Sunday, October 28, 2007

Chemical Imbalance

The electronic media is at it again. This time, its India's chemical weapons arsenal. One general statement from Army Chief Gen. Deepak Kapoor, and Vishal Thapar has created a story out of thin air. This is pure sensationalism, or worse. Not only is the story full of holes and mistakes, but the basic premise itself is a fallacy. Here's why.

This is the report on CNN-IBN. (Story link). The video is embedded below:

To say that the report is full of holes would be an understatement of monumental proportions. What Thapar has done is to take a single sentence of Gen. Kapoor, remove the context, add unreferenced information, add his own conclusions, all cooked with a good bit of mirch masala to create a news story thats frivolous at best.

Firstly, India's Treaty obligations that was referred to is the Chemical Weapons Convention (CWC). Its administered by an independent body, the Organization for the Prohibition of Chemical Weapons (homepage). Its heartening to note that unlike other treaties, this is almost universally accepted, and has been ratified by 182 states (see list), and signed by another six.

Now, lets be clear. India's cache of Chemical weapons is no secret, contrary to Thapar's assertion. After ratifying the CWC in 1997, India has diligently fulfilled all its treaty obligations, dismantled over 80% of its weapons, and is on course to complete disarmament by 2009. The 2006 Annual report of the OPCW states much the same thing. And it should be an indicator of the sagacity of our administrators that the Armed Forces were kept out of the loop, thus reducing the risk of a WMD escalation in the subcontinent. It was a wise decision and not a blot on India's strategic culture.

This is what the OPCW says about India's commitments:

India has received an extension to 28 April 2009 of the deadline by which it must destroy all of its Category 1 chemical weapons stockpiles India has already destroyed 80% of its category 1 CW stockpile as well as 100% of its declared Category 2 and 3 chemical weapons.
Under the treaty (Part VI, Verification Annex), states are allowed to produce upto 10 kg of Schedule I chemicals annually. Any production over 100 gms must be declared. It would be laughable to call this production an "arsenal". Such production serves the purpose of improving Chemical Weapon protection and understanding of the Physiological effects of these chemicals. If dear Mr. Thapar wishes that we cease even this critical production in an effort to better protect our soldiers and people, there is nothing to be said.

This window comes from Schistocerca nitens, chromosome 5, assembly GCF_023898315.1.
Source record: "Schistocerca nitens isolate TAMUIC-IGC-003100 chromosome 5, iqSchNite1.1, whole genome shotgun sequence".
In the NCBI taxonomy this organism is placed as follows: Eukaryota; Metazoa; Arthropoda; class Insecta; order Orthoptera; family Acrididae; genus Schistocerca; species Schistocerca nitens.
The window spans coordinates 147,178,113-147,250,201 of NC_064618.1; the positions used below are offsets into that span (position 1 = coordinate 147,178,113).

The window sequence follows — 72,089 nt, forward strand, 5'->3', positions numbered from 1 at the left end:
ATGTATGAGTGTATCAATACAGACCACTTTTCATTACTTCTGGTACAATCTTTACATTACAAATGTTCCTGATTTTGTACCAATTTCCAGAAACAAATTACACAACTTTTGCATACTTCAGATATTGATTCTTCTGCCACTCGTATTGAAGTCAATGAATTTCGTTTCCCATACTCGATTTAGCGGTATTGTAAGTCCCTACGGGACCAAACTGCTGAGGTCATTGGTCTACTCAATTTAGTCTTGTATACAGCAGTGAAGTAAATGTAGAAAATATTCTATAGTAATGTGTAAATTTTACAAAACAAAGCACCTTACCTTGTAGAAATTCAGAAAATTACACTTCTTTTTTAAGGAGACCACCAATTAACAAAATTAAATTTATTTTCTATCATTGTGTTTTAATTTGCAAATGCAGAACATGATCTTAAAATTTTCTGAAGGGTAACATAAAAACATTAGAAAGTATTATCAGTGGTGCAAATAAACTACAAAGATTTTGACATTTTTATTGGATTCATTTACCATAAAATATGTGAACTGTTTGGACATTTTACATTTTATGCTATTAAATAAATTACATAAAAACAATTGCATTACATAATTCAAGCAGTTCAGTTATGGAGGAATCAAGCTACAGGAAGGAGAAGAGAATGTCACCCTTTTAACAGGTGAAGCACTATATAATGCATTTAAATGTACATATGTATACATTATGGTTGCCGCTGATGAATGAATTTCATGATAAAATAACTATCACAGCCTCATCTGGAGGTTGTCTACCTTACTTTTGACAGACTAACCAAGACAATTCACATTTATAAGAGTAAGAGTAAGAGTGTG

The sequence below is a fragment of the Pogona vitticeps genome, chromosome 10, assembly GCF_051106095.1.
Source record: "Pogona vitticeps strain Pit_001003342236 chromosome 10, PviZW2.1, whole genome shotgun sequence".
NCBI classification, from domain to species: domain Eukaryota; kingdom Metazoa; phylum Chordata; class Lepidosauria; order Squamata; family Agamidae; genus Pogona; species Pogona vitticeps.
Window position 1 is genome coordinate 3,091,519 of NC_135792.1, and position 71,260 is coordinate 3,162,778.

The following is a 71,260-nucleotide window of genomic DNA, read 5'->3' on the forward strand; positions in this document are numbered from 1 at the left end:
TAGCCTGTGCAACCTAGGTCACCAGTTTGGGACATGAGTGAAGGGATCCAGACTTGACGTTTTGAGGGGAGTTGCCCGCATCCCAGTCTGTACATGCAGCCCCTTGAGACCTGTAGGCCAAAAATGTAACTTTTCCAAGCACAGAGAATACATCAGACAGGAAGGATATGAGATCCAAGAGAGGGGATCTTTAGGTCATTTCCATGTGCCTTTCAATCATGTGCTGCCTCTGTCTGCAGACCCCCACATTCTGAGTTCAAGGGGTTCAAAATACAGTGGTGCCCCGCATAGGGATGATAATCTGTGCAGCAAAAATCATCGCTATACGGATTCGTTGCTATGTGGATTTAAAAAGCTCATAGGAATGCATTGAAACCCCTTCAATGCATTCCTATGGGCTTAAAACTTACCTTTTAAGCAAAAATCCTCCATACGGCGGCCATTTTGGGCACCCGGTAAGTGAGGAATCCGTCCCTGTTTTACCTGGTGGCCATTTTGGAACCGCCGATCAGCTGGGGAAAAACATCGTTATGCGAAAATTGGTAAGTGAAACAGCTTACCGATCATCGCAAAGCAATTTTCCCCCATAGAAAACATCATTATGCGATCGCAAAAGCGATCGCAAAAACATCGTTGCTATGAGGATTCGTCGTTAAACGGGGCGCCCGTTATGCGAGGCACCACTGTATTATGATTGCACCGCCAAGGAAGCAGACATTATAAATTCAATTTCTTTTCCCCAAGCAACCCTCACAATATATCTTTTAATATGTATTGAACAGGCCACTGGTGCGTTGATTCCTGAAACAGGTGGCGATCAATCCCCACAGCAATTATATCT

Another allegation that Thapar immaturely makes (without offering any substantiation) is that the Army continues to be doctrinally committed to Chemical Weapons. That is a very serious claim, but no further explanation is offered. Why is that? Is it because it is too embarrassing, is the source confidential, was there a lack of time, or was it simple because there wasn't any proof?

The only bit of the article (which is as flimsy as a bamboo hut in a hurricane) that Thapar didn't make up, misquote or fib was the single sentence of the CAS that he used as a keystone to build around. Analyzing what Gen. Kapoor said,
“The chemical weapons aspect is still in the domain of discussions going on at an international level,” Kapoor said.
This is vague, but its hard to see how its even close to the conclusion that Vishal Thapar has drawn. And it certainly wasn't forced out of the Chief's mouth, like Thapar claims. Most likely, the Army Chief was referring to the CWC treaty and the disarmament process. Either way, its hard to know the context of his reply unless the whole quote was included. Unfortunately, the reporter has deigned that objectivity unimportant compared to his expert "findings".

The best indicator of Vishal Thapar's intentions is this statement, inserted at the bottom of the report, and not included in the Video.
For the record, Pakistan has declared a zero stockpile.
Well, for the Record, India ratified the CWC seven months before Pakistan did (India ratified on 29th Apr 1997, while Pakistan ratified on 27th Nov 1997).

Its not unlike Vishal Thapar, who never misses an opportunity to cock a snook at the Defence Establishment, whether it be this report, or his previous one about the Missile tests. The smear campaign is not worth responding to, but the serious and fraudulent claims that he has made are. Hopefully the Army or MoD will come forward to rubbish this slander campaign.

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